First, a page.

Immobilized Metal Affinity Chromatography (IMAC) has been used for decades to purify proteins on the basis of amino acid content, especially surface-exposed histidines and “histidine tags” genetically added to recombinant proteins. We and others have extended the use of IMAC to purification of nucleic acids via interactions with the nucleotide bases, especially purines, of single-stranded RNA and DNA. We also have demonstrated the purification of plasmid DNA from contaminating genomic DNA by IMAC capture of selectively-denatured genomic DNA. Here we describe an efficient method of purifying PCR products by specifically removing error products, excess primers, and unincorporated dNTPs from PCR product mixtures using flow-through metal-chelate affinity adsorption. By flowing a PCR product mixture through a Cu2+-iminodiacetic acid (IDA) agarose spin column, 94–99% of the dNTPs and nearly all the primers can be removed. Many of the error products commonly formed by Taq polymerase also are removed. Sequencing of the IMAC-processed PCR product gave base-calling accuracy comparable to that obtained with a commercial PCR product purification method. The results show that IMAC matrices (specifically Cu2+-IDA agarose) can be used for the purification of PCR products. Due to the generality of the base-specific mechanism of adsorption, IMAC matrices may also be used in the purification of oligonucleotides, cDNA, mRNA and micro RNAs.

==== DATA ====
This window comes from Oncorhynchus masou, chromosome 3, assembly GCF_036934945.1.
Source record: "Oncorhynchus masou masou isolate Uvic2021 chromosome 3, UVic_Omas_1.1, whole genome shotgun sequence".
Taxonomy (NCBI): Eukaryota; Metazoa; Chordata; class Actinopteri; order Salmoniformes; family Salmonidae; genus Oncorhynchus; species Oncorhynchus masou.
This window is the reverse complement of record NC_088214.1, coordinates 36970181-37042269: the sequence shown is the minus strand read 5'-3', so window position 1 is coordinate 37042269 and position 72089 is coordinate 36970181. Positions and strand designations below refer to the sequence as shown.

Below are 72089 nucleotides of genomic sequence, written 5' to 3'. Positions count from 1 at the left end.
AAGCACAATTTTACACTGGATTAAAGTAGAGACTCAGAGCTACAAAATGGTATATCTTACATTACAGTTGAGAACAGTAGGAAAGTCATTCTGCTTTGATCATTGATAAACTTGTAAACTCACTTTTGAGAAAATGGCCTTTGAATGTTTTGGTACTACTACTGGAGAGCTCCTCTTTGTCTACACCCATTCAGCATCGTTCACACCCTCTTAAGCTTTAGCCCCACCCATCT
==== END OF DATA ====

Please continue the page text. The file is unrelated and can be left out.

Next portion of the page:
Introduction

Current methods of PCR product purification include electrophoretic separation, enzymatic degradation of single-stranded DNA with Exonuclease I and Shrimp Alkaline Phosphatase, and adsorption on silica matrices. Smith et al. have demonstrated the removal of mismatch sequences from PCR products using mutHLS proteins [1]. These methods can be expensive, time consuming, and/or difficult to automate. Enzyme-based techniques also can be complicated by the dependence of enzymatic activity on storage and reaction conditions.